Thursday, August 11, 2011
Howard Blake's Vivid Music for String Quartet and String Trio, Nicely Performed by the Edinburgh Quartet
Howard Blake made me take notice years ago with his dazzling score to the children's cartoon The Snowman. I have finally had the chance to hear more of his work via a couple of Naxos releases, one covered earlier on my Gapplegate Music Review Blog, the other up for discussion today. What I hear I like.
The one at hand covers some of his music for string quartet (and one for string trio) (Naxos 8.572688). The Edinburgh Quartet do the honors and they provide a nice balance between lyric expression and subtle shadings of string color. In many ways that's what Howard Blake's string chamber music is about.
His music has a modern tang to it and a kind of linear narrative quality so that you would never think you are hearing a piece by, say, Schumann or Brahms. Yet there is a very lyrical melodic strain to his compositions that put him apart from what is the norm out there today. The pieces ["Spieltrieb," "A Month in the Country," "Leda and the Swan," "String Trio, Op. 199," and "Walking in the Air"] include some early work (1975, 1977) and some recent (2008-2010). All have a pretty ravishing memorability about them.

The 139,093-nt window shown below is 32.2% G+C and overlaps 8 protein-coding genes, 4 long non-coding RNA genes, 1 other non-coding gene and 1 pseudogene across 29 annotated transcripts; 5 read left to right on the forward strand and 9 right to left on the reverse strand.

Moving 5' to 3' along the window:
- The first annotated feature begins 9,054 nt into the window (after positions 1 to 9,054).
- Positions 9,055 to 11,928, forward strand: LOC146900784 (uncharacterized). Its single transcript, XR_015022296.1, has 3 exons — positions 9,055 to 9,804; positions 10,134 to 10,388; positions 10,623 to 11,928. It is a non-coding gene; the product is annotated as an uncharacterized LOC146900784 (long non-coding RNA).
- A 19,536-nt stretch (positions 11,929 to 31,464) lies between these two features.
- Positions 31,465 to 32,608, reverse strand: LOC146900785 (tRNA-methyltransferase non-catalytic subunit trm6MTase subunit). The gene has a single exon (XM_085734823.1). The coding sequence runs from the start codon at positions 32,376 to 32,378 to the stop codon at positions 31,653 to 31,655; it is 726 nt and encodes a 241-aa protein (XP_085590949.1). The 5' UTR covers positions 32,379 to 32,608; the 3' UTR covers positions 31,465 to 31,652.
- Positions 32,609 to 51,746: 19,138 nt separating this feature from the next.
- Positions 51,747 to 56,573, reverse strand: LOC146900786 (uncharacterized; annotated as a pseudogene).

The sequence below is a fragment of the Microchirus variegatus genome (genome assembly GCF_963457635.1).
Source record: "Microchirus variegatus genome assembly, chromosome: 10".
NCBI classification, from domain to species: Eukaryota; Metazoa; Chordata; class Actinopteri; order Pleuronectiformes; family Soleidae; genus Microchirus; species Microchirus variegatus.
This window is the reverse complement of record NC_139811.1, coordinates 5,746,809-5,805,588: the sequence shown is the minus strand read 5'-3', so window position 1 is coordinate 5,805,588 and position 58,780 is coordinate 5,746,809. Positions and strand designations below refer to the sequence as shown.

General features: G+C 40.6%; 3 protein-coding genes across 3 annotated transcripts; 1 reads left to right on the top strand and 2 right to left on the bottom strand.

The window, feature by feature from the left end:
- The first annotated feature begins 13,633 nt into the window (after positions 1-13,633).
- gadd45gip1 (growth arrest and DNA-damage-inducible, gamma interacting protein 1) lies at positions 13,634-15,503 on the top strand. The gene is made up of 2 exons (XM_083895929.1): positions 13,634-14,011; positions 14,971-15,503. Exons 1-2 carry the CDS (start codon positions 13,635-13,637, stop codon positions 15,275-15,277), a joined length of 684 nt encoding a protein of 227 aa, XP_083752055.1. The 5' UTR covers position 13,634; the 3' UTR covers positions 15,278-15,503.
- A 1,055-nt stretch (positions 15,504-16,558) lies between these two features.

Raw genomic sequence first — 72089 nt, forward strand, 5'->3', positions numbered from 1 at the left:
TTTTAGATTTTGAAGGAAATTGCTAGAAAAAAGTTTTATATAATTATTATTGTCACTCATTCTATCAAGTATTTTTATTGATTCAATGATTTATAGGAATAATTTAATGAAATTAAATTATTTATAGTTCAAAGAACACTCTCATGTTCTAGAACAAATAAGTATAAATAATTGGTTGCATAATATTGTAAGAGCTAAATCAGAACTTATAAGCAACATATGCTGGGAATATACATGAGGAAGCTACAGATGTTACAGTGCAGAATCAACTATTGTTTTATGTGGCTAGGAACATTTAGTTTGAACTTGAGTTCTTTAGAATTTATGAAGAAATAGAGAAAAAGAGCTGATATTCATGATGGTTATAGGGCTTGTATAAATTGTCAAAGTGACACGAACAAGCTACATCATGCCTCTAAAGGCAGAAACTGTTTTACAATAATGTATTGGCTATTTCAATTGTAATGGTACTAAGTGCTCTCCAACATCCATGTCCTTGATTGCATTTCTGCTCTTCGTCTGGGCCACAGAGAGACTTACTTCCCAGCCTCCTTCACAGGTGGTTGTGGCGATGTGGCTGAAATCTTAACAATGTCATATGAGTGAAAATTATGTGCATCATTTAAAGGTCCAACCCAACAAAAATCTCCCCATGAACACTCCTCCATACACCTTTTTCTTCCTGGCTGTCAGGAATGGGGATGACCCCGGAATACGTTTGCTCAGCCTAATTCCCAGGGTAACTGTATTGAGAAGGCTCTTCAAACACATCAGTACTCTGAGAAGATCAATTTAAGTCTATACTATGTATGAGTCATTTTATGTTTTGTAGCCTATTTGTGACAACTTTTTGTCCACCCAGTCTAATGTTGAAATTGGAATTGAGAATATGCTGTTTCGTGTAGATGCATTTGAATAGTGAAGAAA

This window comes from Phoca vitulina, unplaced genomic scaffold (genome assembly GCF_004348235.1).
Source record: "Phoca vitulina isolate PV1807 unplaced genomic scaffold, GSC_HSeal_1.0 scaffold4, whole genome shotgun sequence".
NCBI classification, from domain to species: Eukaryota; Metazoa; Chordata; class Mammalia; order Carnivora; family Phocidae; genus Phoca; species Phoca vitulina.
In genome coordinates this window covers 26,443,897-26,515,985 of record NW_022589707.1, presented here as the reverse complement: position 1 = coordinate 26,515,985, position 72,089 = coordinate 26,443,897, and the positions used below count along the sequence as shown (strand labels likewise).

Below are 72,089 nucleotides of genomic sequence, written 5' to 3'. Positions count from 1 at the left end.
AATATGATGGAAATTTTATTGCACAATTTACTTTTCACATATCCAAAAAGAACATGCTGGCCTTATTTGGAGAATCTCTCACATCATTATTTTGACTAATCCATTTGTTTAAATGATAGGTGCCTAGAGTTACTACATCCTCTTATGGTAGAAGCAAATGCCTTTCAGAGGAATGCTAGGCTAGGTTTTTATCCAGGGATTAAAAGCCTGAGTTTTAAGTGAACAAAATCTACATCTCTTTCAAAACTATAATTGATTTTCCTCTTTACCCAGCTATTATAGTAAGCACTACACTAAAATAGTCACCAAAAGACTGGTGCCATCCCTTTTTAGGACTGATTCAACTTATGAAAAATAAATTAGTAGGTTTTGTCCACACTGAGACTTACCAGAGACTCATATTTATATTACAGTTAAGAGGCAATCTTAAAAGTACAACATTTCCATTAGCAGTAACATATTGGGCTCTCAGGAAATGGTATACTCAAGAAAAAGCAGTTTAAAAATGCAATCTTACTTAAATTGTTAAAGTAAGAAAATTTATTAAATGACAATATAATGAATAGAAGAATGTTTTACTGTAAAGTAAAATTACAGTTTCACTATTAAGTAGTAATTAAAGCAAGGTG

The CD ends with the "Walking in the Air" sequence of The Snowman Suite and it is lovely to hear, especially if you are already familiar with the boy soprano, piano and orchestra version from the cartoon soundtrack. What it loses in sheer sensual beauty it gains with the paired-back clarity of the quartet.
This certainly is not the sort of cutting-edge modernism that can be had out there. It is a wonderful example of music from a composer who will give you a warm, almost folksy kind of feeling. a little like Vaughan-Williams in his more homespun mode.
If that sounds interesting to you, check this one out by all means.